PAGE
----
Summary of Ewelina Wachnicka’s life story
Ewelina Wachnicka was born in Lipno, Poland in 1984. Both her parents were from generations of farming families but they also ran a small corner-shop business. Her father was Paweł Wachnicka and her mother was called Elżbieta and she had an older and younger sister. As a seven year old youngster, Ewelina loved working on the farm and those were her best childhood memories. She played in the fields with her friends and looked after chickens and helped on the strawberry plantation. She went to primary school in Dobrzyna Nad Wisła where her parents still live and following that she moved to high school, some 24 kilometers away.
Music was always an important presence in her life; her father played the accordion and Ewelina and her sisters danced to his music. She had piano lessons at primary school and played until she was 16 years old when she joined the local fire brigade band and played the saxophone. The band played publicly at national and religious celebrations. At high school she had initially wanted to study psychology but when she was unsuccessful applying for a psychology course at Warsaw University she realised that her destiny lay in another direction. Fortunately she had a back-up plan and applied to the of university Warmia and Mazury at Olsztyn to study Food Science, which led to a career in that discipline.
When the opportunity came to take part in an EU student exchange programme she spent six months in Greece and trained at the National State Laboratory in Athens. She was excited by the wide range of practical applications for food science available to her. Upon her return to Poland she decided to take a gap year and headed for England. She spent one year here practicing English and doing a variety of jobs, starting in the Post Office sorting letters. However, she really wanted to work in a lab but when she was unable to find something suitable she chose to work in a factory which did have a laboratory as part of its operations. She joined a pharmaceutical company in the Liverpool area, working on the packing-line and later in the production area. She found the Scouse dialect a real challenge as all her schoolday English studies had used “Oxford English”.
One day she approached the Quality Control manager in the company canteen, introduced herself and gave him a copy of her CV and asked if there were any vacancies in the laboratory. After some weeks she was asked to come upstairs to the offices and was offered a position in the microbiological department. Once she had finished her time with the pharmaceutical company, she picked up her backpack and travelled around Australia, returning to Poland to finish her university studies but she also found time so spend another six months in Finland on a small microbiological project there. She was awarded an MSc in 2009.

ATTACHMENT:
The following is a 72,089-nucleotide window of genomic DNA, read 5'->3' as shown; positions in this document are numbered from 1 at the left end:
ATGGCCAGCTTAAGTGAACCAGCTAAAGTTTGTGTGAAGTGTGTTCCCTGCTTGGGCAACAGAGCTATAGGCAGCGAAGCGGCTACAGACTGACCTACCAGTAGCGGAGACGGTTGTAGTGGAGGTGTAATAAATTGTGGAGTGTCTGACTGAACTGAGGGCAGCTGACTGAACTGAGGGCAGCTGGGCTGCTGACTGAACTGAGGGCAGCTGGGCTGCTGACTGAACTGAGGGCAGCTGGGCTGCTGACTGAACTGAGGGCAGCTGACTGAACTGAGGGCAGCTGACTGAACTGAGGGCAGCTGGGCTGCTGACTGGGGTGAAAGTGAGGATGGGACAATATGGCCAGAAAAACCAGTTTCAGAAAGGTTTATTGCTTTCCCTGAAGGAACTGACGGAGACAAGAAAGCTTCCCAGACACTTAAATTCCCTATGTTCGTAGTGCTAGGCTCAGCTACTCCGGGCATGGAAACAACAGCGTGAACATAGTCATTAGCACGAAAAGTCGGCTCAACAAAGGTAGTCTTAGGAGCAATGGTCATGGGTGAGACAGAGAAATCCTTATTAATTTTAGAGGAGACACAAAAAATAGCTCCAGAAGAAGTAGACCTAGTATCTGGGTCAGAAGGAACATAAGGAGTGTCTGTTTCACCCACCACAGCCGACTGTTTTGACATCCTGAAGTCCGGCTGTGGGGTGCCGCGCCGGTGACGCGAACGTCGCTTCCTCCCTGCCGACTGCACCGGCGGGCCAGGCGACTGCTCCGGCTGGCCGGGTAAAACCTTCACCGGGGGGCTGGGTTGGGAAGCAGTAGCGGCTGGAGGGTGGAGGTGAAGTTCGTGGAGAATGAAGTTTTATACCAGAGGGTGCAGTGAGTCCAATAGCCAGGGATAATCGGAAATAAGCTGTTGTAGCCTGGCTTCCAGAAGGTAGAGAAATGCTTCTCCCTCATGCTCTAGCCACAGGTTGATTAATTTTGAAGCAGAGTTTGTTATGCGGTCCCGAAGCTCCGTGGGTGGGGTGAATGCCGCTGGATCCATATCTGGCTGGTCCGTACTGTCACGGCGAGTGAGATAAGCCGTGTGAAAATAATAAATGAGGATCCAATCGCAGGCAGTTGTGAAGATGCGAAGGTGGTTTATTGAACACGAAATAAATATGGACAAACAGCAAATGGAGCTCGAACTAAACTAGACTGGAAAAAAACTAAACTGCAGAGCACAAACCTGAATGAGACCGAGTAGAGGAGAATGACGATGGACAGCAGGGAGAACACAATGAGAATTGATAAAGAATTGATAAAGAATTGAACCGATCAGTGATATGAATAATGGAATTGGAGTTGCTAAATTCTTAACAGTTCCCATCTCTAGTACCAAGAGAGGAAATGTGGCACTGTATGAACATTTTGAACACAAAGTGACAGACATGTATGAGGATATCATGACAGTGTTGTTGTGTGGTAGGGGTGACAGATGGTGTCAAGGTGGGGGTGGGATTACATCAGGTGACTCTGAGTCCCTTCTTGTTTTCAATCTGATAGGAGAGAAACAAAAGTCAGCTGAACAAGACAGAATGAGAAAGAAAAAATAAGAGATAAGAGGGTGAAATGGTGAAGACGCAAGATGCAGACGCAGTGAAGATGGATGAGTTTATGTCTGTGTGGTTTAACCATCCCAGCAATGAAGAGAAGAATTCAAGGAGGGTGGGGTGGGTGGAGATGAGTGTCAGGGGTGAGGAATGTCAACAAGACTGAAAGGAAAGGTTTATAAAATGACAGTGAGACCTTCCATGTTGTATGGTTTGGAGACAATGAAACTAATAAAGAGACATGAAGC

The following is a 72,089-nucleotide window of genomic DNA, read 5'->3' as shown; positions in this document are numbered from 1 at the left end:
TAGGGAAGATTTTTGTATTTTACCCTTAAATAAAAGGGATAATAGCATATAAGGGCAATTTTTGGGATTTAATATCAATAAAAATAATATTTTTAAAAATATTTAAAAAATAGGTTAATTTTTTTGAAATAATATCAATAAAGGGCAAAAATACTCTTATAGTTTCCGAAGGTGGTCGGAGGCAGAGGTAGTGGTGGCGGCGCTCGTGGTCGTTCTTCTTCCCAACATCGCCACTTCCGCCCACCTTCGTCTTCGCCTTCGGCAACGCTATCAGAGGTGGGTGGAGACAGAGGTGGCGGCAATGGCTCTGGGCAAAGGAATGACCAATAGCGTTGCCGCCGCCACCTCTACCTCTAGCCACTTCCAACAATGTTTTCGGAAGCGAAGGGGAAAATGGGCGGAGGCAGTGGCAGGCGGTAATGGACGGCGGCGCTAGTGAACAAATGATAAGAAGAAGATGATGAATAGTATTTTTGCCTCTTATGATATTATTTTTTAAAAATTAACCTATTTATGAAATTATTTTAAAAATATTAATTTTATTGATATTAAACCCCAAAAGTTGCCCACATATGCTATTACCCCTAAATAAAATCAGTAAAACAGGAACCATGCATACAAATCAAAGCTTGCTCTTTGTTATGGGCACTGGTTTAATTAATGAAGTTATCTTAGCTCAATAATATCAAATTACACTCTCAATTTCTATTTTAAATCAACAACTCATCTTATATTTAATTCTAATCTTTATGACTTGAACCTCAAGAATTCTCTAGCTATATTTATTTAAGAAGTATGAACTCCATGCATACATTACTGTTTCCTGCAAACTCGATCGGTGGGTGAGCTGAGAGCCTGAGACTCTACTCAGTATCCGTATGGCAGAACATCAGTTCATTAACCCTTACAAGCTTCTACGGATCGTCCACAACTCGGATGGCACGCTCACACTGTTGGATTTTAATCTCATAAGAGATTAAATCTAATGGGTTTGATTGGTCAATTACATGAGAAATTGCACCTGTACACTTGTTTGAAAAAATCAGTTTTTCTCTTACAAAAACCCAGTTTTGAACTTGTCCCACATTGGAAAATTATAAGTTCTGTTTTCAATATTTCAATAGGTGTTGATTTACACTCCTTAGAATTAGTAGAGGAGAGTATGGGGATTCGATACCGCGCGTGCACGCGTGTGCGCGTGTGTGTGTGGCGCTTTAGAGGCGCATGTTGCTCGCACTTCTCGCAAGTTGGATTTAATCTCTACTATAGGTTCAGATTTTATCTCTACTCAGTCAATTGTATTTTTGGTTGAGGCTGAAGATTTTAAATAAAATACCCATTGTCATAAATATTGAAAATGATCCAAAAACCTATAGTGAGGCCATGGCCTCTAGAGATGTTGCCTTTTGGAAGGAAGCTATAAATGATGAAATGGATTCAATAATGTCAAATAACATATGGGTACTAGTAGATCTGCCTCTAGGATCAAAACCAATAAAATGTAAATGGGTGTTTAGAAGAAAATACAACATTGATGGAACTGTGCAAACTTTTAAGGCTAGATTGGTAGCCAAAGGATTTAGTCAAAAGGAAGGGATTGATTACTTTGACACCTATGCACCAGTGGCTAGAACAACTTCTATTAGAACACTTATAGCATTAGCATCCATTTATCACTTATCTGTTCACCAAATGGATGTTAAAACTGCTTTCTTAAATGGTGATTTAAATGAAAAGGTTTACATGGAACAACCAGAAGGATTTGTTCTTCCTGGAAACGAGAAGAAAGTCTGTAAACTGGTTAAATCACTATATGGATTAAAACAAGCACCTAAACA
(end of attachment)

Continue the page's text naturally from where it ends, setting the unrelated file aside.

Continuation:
She had really been bitten by the scientific bug but knew that, although she had already achieved a high level of education combined with practical work experience, working for a PhD was the next logical step for her. She found a position at the Institute of Food Research in Norwich. After a very rainy experience in Liverpool she was delighted to discover that Norfolk was the driest county in England! She also loved the UEA and found it a most cosmopolitan environment with Norwich a beautiful and cultured city. She felt safe and very much at home and had great support from her colleagues.
The PhD course lasted three and one half years and she graduated in 2013 after which she took up a position as a food safety scientist in a global company in Bedford where she worked until the time of this interview. During her period in Norwich she developed the Polacy w Norwich Facebook Group and started the Polish Society for students at the UEA. Ewelina is always on the lookout for a different opportunity and in June 2019 she will be moving to France to take up a new position with an international French food company in Paris. When asked if she spoke French, she replied “Of course not” but that doesn’t seem to daunt her.
In 2018, the Embassy of the Republic of Poland in London organised a campaign to find Polish women in the UK who had made an inspirational contribution within the Polish diaspora and Ewelina was honoured to be chosen as one of the finalists.
When asked about the Brexit situation she replied that she had been really upset by the anti-immigrant sentiment in some parts of British society. She had always thought this country to be welcoming to foreigners but after the referendum result she felt uneasy and that some of those around her were thinking, “You are not welcome here”.
Although still deeply upset by the turn of events, she hopes that the UK will find the right way to come to terms with the difficult and unsettling times ahead. She is clearly a very adaptable person and will still regard England as her second home.
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Wachnicki family at Zbyszewo 1986
Wachnicki family at Dobrzyn Nad Wisła 1985
Ewelina Wachnicka during student exchange in
Ewelina Wachnicka MSc graduation University of Warmia and Mazury 2009
30 year anniversary of Polish Parish in Norwich 2012
Ewelina Wachnicka with Maori Friend - Rotorua NZ 2013
Ewelina Wachnicka (3rd L) at PhD graduation
University of East Anglia 2013
Ewelina Wachnicka (1st L) with fellow Polish students
at "Go Global" party at
University of East Anglia 2014
Ewelina Wachnicka (Centre) with friends
Natalia Fadrowska and Natalia Sztegliga
Ewelina Wachnicka invitation to Polish Ambassador farewell party 2016
(Click image to open PDF)
Science Day Polish Saturday School Finchley 2016
Organising Committee for Science Day: Poland's contribution
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story about her life
Finalist Polka # 100 Campaign organised by the Polish Embassy, London 2018
Meeting Polish Prime Minister
Tadeusz Morwiecki, London 2018